Re: Aereo TV Service

    To expand on what Shrubnose is saying, here's how the Aereo service generally works.

    In the cities where Aereo's services operate they own a building that's filled with an extremely high volume of incredibly small HD antenna's that pull down the free television stations over the air signal.

    Each of these antenna are then hooked up to a box that acts as a DVR and has a connection to the internet.

    Customers within that geographical location can then pay Aereo for access to one of those antennas. At that point, the individual can use software on a computer, smartphone/tablet, or some TV companions (Roku for instance) to access the feed from their antenna.

    Additionally, since the antennas are hooked up to a DVR, the Aereo service provides you with some basic DVR services depending on which package you go with them.

    This is very similar to using a Sling Box within your own home. In that case, the Sling Box uses your own cable connection and DVR to push your television content onto the internet so you can stream it on other devices in other locations. What Aereo is doing is giving you that ability, but with all of the infrastructure (The antenna, the DVR, the internet connection) at a separate location.

    EVERYTHING you can do with Aereo you could do at home without paying a dime to the cable companies. You could set up an antenna, you could set up a sling box, and you could set up a DVR and be able to do the same thing Aereo does. However, the upfront cost for you would be significantly more to do that and would require some level of technical know-how. Aereo’s service is attractive because it takes that hassle away and removes the upfront cost in exchange for a small monthly fee.

    But Aereo itself isn’t widely broadcasting television content openly to anyone. They’re renting people antennas, and then allowing people to view the content from their specific antenna. Specifically, they’re renting antenna’s only to people who would be able to access that antenna’s stations from their own home.

    For example, Aereo has their service running in New York City. I live in the DC area. Since I’m in DC as opposed to the NYC area, I’m not allowed to subscribe to their service in NYC. And since they don’t currently have their service in DC, I can’t use them at all. So they’re not providing people channels that they wouldn’t theoretically have access to, for free, in their own home.

  6. #26
    Guru
    WorldWatcher's Avatar
    Join Date
    Jun 2013
    Last Seen
    Yesterday @ 05:39 PM
    Gender
    Lean
    Independent
    Posts
    3,041

    Re: Aereo TV Service

    >


    I saw this company on the net a year or two ago and though wow that kind of a neat application of technology, I think at the time they were in only two markets.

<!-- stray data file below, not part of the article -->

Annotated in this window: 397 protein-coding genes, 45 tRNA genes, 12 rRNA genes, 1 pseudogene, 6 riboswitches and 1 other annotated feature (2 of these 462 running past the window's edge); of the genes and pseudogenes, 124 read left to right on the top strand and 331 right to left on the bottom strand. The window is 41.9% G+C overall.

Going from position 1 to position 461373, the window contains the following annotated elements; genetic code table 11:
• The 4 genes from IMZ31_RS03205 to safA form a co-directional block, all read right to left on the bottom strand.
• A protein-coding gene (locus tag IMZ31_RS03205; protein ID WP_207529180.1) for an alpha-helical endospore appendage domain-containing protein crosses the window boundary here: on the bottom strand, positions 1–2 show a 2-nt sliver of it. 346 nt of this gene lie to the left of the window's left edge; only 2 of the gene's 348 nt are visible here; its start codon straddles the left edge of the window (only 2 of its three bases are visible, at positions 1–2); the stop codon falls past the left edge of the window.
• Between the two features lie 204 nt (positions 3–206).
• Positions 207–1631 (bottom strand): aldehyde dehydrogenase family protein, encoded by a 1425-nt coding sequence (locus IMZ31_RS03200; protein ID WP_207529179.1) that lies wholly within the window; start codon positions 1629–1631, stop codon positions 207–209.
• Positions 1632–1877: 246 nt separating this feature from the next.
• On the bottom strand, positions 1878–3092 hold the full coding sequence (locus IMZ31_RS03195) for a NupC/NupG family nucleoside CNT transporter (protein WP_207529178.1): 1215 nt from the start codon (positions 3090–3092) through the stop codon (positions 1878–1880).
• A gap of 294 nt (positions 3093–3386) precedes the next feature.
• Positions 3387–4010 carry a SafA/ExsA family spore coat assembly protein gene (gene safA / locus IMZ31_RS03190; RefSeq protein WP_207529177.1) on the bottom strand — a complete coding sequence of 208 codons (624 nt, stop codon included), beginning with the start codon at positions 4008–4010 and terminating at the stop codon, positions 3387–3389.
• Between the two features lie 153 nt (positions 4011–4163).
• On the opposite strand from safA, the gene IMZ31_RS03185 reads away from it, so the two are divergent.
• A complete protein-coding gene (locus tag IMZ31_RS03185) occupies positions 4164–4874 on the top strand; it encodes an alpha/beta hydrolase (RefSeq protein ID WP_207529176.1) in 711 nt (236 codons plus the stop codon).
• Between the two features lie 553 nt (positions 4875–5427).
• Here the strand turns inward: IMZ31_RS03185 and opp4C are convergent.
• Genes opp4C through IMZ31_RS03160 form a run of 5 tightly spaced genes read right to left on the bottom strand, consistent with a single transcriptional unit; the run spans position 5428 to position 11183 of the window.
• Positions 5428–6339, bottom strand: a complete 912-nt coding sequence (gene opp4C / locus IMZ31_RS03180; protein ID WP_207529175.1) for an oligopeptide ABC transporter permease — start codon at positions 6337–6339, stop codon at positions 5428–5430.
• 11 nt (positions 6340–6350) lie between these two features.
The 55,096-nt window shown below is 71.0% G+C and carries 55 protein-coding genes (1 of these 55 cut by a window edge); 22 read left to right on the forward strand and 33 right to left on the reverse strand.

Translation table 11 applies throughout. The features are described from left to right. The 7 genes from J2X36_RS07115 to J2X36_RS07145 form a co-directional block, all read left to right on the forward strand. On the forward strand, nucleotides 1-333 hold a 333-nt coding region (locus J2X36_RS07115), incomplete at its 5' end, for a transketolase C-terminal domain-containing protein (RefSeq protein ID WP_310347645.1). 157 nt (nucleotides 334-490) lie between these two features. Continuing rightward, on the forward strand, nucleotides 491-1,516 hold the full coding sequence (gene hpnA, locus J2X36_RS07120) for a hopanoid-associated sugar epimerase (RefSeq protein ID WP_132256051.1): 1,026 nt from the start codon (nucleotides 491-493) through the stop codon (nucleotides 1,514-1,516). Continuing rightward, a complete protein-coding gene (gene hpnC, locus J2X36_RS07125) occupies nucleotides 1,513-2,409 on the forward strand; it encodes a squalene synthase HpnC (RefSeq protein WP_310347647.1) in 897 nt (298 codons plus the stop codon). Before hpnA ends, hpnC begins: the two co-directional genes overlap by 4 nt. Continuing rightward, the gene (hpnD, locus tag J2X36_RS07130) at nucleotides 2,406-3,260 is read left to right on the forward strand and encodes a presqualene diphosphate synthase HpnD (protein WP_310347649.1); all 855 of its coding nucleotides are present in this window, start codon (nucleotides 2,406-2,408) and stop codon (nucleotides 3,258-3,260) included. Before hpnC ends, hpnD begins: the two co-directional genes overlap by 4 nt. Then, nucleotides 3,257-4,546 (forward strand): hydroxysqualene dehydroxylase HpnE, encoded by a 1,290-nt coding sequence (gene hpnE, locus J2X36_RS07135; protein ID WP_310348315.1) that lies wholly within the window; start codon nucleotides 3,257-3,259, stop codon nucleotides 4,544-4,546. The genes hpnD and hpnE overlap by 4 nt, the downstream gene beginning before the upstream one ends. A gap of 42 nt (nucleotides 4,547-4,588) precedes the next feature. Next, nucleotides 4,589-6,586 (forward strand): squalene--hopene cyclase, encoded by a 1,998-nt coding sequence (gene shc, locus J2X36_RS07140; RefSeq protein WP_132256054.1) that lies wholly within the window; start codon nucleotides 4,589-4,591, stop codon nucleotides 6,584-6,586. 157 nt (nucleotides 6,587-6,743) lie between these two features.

Summary of Technology:
    Within the Radio Frequency spectrum, broadcast television is assigned certain bans they can use as a standard. This allow television manufactures to have common specific frequency "channels" assigned which is a subset or "band" of frequencies at certain points which will contain the video and audio component that we watch. For very strong signals a TV doesn't even need an antenna to receive signals, but to capture more signals and at beater quality we connect an antenna to the TV which enhances the TV reception. Sometimes it could be "rabbit ears" or a newer "blade" antenna that sit on a shelf near the TV. Other time we may run cable from the inside to an antenna on the roof of the house or apartment building. What we can also do is to connect video recording devises between the signal collection point (the antenna) and the TV to record broadcasts to time shift their viewing.

    What Aero does is maintain arrays of thousands, tens of thousands of individual antennas connected to recording devices. When the consumer signs up for their service they are allocated resources from one antenna and for storage space. And here is an important distinction each consumer access only ONE antenna that they control along with their allocation of personal storage space. Aero does not collect and rebroadcast one signal, each individual consumer controls the antenna selection. If five different people are watching an over the air broadcast from from the local ABC affiliate, then 5 different antennas are being used and streamed to those homes. Because each consumer has control over their signal, each can use the time shift capabilities of their personal recording to be watching different sigments of the time stream. Say at one point Consumer A and Consumer B are both watching "The Big Bang Theory". Consumer A sits down and watch the show uninterrupted, Consumer B gets phone call and pauses the stream. After a 2 minutes phone call Consumer B continues to watch the show. Because the show is stored in a personal space allocation this shows they are watching two different streams.

    Of important point to note, Aero will only allow consumers to collect and time shift signals within the area of the broadcast station. This means that if you are in Washing DC you can't capture and stream New York broadcasters since you are outside the viewing area. Even if you live in New York and are traveling the system will not function once you leave the geographic broadcast area.

    "Basically, Aereo uses FCC maps to determine the maximum perimeter around the New York City metropolitan area from which someone with a typical residential TV antenna on her roof would be able to pick up over-the-air signals from New York City. If the customer ventures outside that range, her phone's GPS or wi-fi systems will eventually detect that fact, and Aereo will dutifully cut off reception." (Aereo is leaving the courts dazed and confused - Fortune Tech)

    Broadcasters Argument:
    From what I've read of the arguments, the broadcasters are trying to make it appear that Aero is recording their broadcast and retransmitting it to 10's of thousand of customers simultaneously, which of course is a copy-write infringement. From this perspective there would be no difference in what Aero is doing and me recording a movie off SyFy, taking that recording to my local school renting their auditorium and then charging people to come in an watch my recording played for an audience.

    Aero's Argument: